Synthetic syllables: Power-to-X jargon for beginners


What’s the difference between biogas and biomethane? How about e-fuels and synthetic fuels? What do you mean with Power-to-X?

Our bread and butter at Q Power is the production of technological solutions for producing synthetic methane, so we use various professional jargon of the gas and energy industries on a daily basis. Adjacent concepts and special terminology tend to sometimes get confused even by professionals in the field, so we know hard it can be for beginners in the field. So here’s a brief Q Power-English thesaurus for anyone dipping their toes into the interesting field of synthetic fuels.

Biogas is formed as organic matter decomposes in an anaerobic microbiological process. Biogas mostly consists of methane and carbon dioxide, in addition to which it holds smaller concentrations of various impurities. The gas is formed in various different circumstances – most typically at anaerobic digestion plants, landfills and municipal waste water treatment plants. Yes, landfill gas is also sometimes referred to as biogas. Depending on the process inputs and fermentation conditions, biogas contais anywhere betwen 45 – 75 % of methane, while the other major component is carbon dioxide. The gas can often be uses as such for the production of heat and power.

In colloquial language, what is called biogas is, more strictly speaking, often actually biomethane. For instance the biogas sold at CNG filling stations is technically biomethane.

Biomethane is a highly pure methane gas produced from organic matter. Biomethane is often produced by separating the methane and carbon dioxide contained in biogas from one another. With Q Power technology, customers can feed biogas as such into the methanation process, actually turning the carbon dioxide content of the gas into additional methane.

Biomethane can also be produced from biomass in a thermal conversion process. In the process of gasification, a product called synthesis cas is formed, containing mostly carbon monixide, carbon dioxide and hydrogen. Synthesis gas can further be turned into biomethane using Q Power technology. If all of the carbon contained in synthesis gas is to be utilized in methane production, some additional hydrogen can be fed into the process.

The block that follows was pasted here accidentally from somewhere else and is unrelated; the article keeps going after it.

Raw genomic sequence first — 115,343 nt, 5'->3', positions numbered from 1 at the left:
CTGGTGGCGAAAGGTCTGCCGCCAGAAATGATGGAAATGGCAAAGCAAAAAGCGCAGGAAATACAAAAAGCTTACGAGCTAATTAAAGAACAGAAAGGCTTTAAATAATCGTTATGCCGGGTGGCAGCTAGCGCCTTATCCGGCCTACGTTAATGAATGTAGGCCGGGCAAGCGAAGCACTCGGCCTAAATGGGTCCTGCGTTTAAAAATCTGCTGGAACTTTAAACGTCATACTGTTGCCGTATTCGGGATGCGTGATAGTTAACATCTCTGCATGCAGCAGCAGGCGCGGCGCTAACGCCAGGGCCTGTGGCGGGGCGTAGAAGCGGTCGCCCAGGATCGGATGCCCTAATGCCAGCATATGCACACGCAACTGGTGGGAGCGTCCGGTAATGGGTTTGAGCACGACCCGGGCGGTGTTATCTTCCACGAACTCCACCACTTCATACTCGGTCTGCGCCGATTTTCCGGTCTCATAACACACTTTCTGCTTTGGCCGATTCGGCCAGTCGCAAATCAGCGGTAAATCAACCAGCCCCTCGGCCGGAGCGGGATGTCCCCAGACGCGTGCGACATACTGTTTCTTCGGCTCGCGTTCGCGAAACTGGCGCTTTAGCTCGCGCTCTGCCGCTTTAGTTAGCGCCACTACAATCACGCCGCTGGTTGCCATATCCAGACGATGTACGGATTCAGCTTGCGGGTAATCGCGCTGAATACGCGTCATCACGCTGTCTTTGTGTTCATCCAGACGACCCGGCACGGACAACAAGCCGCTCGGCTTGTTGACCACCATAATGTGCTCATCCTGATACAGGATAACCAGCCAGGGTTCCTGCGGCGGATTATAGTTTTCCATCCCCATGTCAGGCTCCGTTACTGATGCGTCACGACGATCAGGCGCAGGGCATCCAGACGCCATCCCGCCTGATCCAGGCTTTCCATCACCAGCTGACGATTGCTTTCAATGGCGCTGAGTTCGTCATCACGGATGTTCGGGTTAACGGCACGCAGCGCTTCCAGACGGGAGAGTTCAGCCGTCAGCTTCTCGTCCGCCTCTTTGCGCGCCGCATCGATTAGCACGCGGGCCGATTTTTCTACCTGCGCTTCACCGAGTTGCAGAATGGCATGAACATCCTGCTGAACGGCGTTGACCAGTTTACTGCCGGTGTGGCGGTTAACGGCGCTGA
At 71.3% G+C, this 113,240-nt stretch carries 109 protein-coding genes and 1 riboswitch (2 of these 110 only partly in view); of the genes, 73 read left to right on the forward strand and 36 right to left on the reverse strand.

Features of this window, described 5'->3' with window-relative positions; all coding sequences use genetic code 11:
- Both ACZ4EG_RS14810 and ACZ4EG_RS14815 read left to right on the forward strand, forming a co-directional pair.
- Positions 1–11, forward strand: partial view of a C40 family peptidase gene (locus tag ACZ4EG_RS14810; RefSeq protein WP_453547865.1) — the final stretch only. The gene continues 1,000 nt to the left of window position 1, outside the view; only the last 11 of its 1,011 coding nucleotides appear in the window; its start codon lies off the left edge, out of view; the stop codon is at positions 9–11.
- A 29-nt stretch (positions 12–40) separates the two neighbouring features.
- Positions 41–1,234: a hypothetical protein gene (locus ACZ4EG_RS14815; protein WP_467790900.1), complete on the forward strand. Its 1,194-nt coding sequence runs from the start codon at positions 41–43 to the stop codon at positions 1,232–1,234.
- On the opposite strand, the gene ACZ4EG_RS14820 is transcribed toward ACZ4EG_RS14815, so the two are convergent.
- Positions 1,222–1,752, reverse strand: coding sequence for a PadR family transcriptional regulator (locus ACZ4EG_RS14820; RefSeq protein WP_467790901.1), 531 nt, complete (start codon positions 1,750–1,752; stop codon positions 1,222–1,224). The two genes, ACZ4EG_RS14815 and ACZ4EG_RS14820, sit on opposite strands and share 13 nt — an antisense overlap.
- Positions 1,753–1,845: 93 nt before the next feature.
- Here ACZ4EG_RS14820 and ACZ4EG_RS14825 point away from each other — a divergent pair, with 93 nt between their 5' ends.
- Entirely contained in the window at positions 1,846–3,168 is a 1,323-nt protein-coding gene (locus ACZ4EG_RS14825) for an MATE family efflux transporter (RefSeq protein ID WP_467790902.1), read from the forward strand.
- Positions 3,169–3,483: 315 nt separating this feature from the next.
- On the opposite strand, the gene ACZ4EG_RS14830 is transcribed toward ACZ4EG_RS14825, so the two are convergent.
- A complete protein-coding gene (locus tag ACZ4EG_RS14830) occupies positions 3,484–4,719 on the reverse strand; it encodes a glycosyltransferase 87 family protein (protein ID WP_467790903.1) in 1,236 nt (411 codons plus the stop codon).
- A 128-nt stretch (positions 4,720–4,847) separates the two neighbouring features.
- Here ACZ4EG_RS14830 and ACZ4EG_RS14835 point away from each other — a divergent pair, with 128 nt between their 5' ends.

Synthetic methane
Synthetic methane is produced by reacting carbon dioxide and hydrogen to produce methane. In Q Power reactors, this happens in a highly efficient microbiological process. Competing solutions often utilize various chemical catalysts as well as high temperatures and pressurizing.

The carbon dioxide needed in synthetic methane production can be sourced in various ways – from e.g. industrial flue gases, bioethanol production processes of directly from the air. Utilizing captured carbon also means synthetic methane is a carbon neutral fuel – production is based on utilizing carbon already in circulation in the biosphere and atmosphere. What comes to hydrogen, it is important for the climate and Q Power that production is zero or low-carbon, while is is not strictly required to meet the textbook definition of synthetic methane.

Synthetic fuels, e-fuels, Power-to-X, Power-to-Gas, Power-to-Methane
Synthetic fuels refer to a category containing, for example, synthetic methane. While crude oil is formed over millions of years in the crust of the earth, synthetic fuels are produced by purposefully reacting various compounds with one another – most typically hydrogen and carbon dioxide to create hydrocarbons. E-fuels are more or less synonymous to synthetic fuels – the “e” refers to the clean power used to produce hydrogen. Power-to-X, Power-to-Gas ja Power-to-Methane all refer to the production of a product out of electrical power – ofter, in practice, fuels.

CCU, or Carbon Capture and Utilization, is a technology concept entailing the capturing of carbon dioxide and the returning of it into use in some value-creating way. Carbon dioxide can, for instance, be fed into a Power-to-X process to produce synthetic methane. This way the need to add new carbon into circulation is avoided, and carbon already present in the biosphere and atmosphere is used instead.

Heikki Koponen

Director of communications and public affairs

+358 50 517 2674